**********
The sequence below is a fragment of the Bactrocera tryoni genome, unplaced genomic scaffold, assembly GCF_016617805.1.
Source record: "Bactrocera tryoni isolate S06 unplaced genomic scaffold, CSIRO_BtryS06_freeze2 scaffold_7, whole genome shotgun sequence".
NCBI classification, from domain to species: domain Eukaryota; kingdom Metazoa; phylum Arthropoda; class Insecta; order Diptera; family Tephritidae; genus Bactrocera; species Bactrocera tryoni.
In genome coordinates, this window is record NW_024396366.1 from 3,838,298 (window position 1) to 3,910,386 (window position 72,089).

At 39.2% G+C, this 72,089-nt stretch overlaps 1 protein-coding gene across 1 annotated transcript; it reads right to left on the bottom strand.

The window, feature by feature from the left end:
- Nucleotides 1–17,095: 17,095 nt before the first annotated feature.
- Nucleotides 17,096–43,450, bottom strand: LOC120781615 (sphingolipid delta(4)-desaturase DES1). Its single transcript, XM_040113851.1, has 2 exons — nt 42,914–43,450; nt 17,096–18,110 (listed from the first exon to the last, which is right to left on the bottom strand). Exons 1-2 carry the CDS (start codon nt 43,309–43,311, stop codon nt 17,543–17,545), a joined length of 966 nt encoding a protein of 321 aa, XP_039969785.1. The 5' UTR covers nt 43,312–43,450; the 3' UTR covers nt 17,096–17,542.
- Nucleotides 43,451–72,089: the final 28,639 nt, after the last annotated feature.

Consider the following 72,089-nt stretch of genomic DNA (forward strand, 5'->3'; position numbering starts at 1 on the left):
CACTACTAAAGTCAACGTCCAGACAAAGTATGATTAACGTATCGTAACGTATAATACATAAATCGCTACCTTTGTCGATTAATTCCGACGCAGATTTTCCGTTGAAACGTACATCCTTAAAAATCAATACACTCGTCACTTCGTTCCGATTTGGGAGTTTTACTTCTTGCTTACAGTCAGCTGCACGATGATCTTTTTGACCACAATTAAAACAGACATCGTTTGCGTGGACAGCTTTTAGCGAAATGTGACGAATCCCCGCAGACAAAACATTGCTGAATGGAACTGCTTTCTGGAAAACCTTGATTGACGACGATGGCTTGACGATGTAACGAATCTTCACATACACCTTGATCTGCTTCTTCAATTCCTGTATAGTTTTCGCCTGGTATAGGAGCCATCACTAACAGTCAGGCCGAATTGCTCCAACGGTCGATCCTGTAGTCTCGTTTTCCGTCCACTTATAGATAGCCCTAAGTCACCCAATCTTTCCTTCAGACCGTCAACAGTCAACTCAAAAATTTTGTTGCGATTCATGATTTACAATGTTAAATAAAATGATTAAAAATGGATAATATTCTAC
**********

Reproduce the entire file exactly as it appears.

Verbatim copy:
The sequence below is a fragment of the Bactrocera tryoni genome, unplaced genomic scaffold, assembly GCF_016617805.1.
Source record: "Bactrocera tryoni isolate S06 unplaced genomic scaffold, CSIRO_BtryS06_freeze2 scaffold_7, whole genome shotgun sequence".
NCBI classification, from domain to species: domain Eukaryota; kingdom Metazoa; phylum Arthropoda; class Insecta; order Diptera; family Tephritidae; genus Bactrocera; species Bactrocera tryoni.
In genome coordinates, this window is record NW_024396366.1 from 3,838,298 (window position 1) to 3,910,386 (window position 72,089).

At 39.2% G+C, this 72,089-nt stretch overlaps 1 protein-coding gene across 1 annotated transcript; it reads right to left on the bottom strand.

The window, feature by feature from the left end:
- Nucleotides 1–17,095: 17,095 nt before the first annotated feature.
- Nucleotides 17,096–43,450, bottom strand: LOC120781615 (sphingolipid delta(4)-desaturase DES1). Its single transcript, XM_040113851.1, has 2 exons — nt 42,914–43,450; nt 17,096–18,110 (listed from the first exon to the last, which is right to left on the bottom strand). Exons 1-2 carry the CDS (start codon nt 43,309–43,311, stop codon nt 17,543–17,545), a joined length of 966 nt encoding a protein of 321 aa, XP_039969785.1. The 5' UTR covers nt 43,312–43,450; the 3' UTR covers nt 17,096–17,542.
- Nucleotides 43,451–72,089: the final 28,639 nt, after the last annotated feature.

Consider the following 72,089-nt stretch of genomic DNA (forward strand, 5'->3'; position numbering starts at 1 on the left):
CACTACTAAAGTCAACGTCCAGACAAAGTATGATTAACGTATCGTAACGTATAATACATAAATCGCTACCTTTGTCGATTAATTCCGACGCAGATTTTCCGTTGAAACGTACATCCTTAAAAATCAATACACTCGTCACTTCGTTCCGATTTGGGAGTTTTACTTCTTGCTTACAGTCAGCTGCACGATGATCTTTTTGACCACAATTAAAACAGACATCGTTTGCGTGGACAGCTTTTAGCGAAATGTGACGAATCCCCGCAGACAAAACATTGCTGAATGGAACTGCTTTCTGGAAAACCTTGATTGACGACGATGGCTTGACGATGTAACGAATCTTCACATACACCTTGATCTGCTTCTTCAATTCCTGTATAGTTTTCGCCTGGTATAGGAGCCATCACTAACAGTCAGGCCGAATTGCTCCAACGGTCGATCCTGTAGTCTCGTTTTCCGTCCACTTATAGATAGCCCTAAGTCACCCAATCTTTCCTTCAGACCGTCAACAGTCAACTCAAAAATTTTGTTGCGATTCATGATTTACAATGTTAAATAAAATGATTAAAAATGGATAATATTCTAC